Nine companies are asked to stop making unapproved narcotics.The Food and Drug Administration has warned nine companies to stop manufacturing and marketing 14 narcotic products, including unapproved un·ap·proved
Not approved or sanctioned: an unapproved vaccine; an unapproved protest march. versions of high-concentrate morphine sulfate oral solution and unapproved immediate-release tablets containing morphine sulfate, hydromorphone, or oxycodone oxycodone /oxy·co·done/ (-ko´don) an opioid analgesic derived from morphine; used in the form of the hydrochloride and terephthalate salts.
n. , Deborah Autor, of the FDA's Center for Drug Evaluation and Research The Center for Drug Evaluation and Research is a division of the FDA that deals with the approval of drugs. CDER reviews New Drug Applications to ensure that the drugs are safe and effective. It is one of five Centers at the United States Food and Drug Administration. , said in a press briefing.
These warnings are the FDA's latest efforts in an ongoing fight against the production and sale of unapproved drugs in the United States, Ms. Autor said.
The nine companies that received the warnings are Glenmark Generics Inc., Lannett Co., Lehigh Valley Technologies Inc., Mallinckrodt Inc. Pharmaceuticals Group, Xanodyne Pharmaceuticals Inc., Physicians Total Care Inc., Roxane Laboratories Inc., Boehringer Ingelheim Roxane Inc., and Cody Laboratories Inc.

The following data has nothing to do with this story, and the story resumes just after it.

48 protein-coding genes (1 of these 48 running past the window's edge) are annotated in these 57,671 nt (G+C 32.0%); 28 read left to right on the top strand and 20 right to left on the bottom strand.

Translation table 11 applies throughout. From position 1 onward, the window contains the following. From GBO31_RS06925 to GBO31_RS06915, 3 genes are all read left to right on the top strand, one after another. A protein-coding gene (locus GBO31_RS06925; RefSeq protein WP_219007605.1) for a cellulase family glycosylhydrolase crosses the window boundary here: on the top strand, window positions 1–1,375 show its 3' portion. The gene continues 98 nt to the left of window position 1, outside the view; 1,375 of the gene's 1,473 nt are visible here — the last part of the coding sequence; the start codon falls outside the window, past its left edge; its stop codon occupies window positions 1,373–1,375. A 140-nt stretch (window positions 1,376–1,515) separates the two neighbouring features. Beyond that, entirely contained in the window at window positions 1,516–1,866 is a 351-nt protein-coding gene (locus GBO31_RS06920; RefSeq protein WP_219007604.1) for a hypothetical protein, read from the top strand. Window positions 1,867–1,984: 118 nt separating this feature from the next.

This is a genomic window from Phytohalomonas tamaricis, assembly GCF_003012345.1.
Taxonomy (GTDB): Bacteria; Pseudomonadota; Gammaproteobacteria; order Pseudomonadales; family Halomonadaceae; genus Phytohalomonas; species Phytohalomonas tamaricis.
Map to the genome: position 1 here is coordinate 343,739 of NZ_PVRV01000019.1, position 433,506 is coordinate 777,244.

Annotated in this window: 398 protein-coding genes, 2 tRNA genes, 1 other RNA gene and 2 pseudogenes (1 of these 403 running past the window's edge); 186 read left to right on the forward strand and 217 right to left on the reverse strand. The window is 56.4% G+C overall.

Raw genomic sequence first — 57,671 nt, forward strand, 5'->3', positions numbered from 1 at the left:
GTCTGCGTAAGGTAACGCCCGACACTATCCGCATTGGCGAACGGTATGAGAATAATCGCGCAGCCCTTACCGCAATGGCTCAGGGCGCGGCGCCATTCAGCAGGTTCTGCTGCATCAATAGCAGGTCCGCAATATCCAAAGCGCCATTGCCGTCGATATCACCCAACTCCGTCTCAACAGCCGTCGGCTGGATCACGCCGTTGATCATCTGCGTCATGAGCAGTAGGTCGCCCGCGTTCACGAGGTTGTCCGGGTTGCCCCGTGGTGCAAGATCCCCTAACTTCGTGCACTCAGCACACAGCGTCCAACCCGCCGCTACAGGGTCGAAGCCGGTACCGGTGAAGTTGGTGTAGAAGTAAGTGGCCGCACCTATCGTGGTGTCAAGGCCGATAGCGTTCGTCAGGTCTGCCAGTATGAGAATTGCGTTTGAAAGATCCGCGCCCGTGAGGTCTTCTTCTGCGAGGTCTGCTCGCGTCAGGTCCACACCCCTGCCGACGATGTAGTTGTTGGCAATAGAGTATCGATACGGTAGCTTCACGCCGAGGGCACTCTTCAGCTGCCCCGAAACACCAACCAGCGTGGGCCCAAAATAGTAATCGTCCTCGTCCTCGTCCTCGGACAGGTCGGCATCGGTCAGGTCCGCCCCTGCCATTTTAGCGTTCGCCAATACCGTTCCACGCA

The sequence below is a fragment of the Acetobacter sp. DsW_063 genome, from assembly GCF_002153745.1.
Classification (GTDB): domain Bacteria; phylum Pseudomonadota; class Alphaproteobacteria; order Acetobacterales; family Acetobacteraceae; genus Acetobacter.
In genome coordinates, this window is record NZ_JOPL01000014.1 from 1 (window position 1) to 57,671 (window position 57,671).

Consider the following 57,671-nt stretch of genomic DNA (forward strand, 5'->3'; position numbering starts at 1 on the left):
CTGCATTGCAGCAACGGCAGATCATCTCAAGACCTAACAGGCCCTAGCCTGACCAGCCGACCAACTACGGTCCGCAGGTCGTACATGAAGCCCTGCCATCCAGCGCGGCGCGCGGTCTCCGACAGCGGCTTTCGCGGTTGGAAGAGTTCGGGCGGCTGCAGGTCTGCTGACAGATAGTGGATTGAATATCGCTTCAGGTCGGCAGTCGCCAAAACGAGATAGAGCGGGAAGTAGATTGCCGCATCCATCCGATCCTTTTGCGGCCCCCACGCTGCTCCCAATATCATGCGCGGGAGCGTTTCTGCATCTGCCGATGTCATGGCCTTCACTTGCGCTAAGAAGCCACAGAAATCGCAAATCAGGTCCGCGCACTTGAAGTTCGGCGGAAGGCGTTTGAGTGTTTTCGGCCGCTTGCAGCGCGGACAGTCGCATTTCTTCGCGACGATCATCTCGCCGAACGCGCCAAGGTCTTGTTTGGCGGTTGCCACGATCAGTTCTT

"This action does not affect FDA-approved versions of these drugs," she said, adding that the action would affect consumers who use narcotics for pain relief, but she emphasized that there is an adequate supply of FDA-approved products to meet consumers' needs.
The companies that receive FDA warnings have 60 days to stop manufacturing their unapproved narcotics and 90 days to stop distributing them. Failure to comply with the FDA's request could result in the seizure of the unapproved drugs, Ms. Autor said.
The FDA is encouraging companies to apply for approval and is conducting outreach to let doctors and pharmacists know that there are many unapproved drugs on the market that "may not be safe, effective, adequately labeled, or of good quality," Ms. Autor said.
"Doctors [need to] know that these products are being removed from the market," Dr. Charles Lee, a medical officer at CDER CDER Center for Drug Evaluation and Research (US FDA)
CDER Centre de Développement des Energies Renouvelables (French)
CDER Client Development and Evaluation Report , said in a question-and-answer session. But they also should know there are FDA-approved alternatives for them to supply needs of their patients, he said.